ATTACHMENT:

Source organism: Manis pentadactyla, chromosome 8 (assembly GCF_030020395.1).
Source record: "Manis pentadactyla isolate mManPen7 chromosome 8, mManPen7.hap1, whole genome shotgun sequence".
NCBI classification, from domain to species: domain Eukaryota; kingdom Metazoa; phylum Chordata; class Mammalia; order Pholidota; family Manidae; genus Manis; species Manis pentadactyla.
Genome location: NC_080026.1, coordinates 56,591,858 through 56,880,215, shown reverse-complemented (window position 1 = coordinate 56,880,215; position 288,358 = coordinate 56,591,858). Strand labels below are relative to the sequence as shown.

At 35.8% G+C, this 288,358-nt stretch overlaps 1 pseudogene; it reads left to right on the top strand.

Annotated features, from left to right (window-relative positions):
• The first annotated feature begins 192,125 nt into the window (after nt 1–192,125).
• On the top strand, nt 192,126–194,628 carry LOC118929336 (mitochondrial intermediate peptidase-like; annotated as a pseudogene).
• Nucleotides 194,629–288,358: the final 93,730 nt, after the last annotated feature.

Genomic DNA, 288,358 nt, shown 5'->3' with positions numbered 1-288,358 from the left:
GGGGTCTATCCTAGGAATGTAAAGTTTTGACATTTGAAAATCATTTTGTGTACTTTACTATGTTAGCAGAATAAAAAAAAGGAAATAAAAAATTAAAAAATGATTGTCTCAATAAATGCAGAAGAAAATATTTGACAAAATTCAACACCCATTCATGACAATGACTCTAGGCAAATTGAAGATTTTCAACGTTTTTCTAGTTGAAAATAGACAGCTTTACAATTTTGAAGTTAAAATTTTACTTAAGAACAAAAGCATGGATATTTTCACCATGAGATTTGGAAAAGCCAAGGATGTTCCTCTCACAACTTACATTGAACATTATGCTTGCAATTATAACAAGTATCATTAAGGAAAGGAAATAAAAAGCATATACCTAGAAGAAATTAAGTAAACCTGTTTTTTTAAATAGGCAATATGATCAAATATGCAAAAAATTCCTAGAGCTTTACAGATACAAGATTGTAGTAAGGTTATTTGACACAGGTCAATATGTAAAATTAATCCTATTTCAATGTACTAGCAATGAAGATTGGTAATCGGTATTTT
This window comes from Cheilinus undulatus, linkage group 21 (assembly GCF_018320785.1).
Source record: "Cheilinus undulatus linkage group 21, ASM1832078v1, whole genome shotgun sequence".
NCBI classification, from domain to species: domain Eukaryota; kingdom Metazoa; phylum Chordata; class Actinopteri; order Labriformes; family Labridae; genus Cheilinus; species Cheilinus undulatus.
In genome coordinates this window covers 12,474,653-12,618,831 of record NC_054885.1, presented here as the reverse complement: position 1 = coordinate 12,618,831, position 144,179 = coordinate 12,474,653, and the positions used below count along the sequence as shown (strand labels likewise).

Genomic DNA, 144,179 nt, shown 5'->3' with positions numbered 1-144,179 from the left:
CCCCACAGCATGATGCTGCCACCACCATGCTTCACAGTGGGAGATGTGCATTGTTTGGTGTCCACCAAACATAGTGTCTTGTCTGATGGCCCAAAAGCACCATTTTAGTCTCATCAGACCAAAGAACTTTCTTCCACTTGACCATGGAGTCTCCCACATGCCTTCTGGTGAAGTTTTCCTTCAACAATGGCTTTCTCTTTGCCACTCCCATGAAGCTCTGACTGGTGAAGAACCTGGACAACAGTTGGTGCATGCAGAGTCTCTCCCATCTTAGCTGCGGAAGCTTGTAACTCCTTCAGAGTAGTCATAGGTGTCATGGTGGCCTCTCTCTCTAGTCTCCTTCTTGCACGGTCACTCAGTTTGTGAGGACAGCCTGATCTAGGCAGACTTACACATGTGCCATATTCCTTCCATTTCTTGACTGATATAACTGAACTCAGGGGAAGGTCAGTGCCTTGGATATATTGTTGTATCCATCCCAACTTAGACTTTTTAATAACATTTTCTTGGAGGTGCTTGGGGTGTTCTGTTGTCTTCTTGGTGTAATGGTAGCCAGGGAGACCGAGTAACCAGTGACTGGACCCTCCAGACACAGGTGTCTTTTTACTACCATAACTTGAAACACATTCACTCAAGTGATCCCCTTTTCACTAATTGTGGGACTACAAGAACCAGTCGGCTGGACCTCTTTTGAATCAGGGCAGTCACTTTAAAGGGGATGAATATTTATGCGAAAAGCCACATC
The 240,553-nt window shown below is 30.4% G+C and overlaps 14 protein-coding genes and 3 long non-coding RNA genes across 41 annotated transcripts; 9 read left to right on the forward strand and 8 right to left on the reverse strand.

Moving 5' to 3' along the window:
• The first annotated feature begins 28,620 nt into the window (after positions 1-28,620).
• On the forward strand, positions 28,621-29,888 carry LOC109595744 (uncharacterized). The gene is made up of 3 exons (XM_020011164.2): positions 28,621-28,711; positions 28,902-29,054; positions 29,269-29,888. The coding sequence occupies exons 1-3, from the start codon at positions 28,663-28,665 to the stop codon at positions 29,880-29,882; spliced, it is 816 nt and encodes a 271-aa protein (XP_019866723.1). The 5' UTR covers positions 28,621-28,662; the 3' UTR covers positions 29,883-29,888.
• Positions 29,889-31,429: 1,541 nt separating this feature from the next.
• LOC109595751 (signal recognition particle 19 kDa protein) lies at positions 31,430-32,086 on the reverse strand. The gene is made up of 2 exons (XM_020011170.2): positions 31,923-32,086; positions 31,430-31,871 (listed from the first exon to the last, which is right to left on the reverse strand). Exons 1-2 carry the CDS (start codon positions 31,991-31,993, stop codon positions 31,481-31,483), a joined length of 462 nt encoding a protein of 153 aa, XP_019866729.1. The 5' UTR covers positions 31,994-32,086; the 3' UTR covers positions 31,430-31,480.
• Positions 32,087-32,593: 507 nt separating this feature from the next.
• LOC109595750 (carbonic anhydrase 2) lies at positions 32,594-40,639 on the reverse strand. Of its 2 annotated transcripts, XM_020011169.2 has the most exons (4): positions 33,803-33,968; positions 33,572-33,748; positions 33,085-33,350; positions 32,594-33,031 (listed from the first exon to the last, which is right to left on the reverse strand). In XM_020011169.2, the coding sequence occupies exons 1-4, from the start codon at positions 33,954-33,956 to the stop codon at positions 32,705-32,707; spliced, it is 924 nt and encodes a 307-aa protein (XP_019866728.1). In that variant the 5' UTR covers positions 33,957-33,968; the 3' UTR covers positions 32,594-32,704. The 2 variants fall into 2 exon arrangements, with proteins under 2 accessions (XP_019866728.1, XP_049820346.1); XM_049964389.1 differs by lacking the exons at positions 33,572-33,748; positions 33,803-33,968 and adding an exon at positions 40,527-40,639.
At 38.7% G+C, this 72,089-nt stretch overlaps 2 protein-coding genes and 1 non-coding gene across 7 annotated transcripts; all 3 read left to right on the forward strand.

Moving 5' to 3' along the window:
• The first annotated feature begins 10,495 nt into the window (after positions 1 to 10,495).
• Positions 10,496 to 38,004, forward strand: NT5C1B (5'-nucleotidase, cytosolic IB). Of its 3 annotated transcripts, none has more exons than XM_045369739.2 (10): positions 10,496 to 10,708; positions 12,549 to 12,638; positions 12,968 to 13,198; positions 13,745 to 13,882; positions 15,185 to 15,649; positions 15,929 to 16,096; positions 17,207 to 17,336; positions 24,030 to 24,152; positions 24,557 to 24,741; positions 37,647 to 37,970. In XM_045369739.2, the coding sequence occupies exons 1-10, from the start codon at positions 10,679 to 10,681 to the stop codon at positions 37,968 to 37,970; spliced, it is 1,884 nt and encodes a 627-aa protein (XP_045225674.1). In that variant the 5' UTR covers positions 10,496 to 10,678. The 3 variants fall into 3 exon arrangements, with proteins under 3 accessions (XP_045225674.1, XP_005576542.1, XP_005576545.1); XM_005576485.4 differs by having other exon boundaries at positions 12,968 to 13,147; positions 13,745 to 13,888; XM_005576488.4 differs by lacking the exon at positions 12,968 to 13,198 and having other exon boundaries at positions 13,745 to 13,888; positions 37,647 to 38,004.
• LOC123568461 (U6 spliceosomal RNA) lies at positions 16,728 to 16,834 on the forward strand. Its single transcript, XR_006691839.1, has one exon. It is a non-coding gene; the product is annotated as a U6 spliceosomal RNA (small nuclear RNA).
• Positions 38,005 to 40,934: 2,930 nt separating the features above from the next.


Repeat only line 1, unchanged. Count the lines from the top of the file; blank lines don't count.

Source organism: Manis pentadactyla, chromosome 8 (assembly GCF_030020395.1).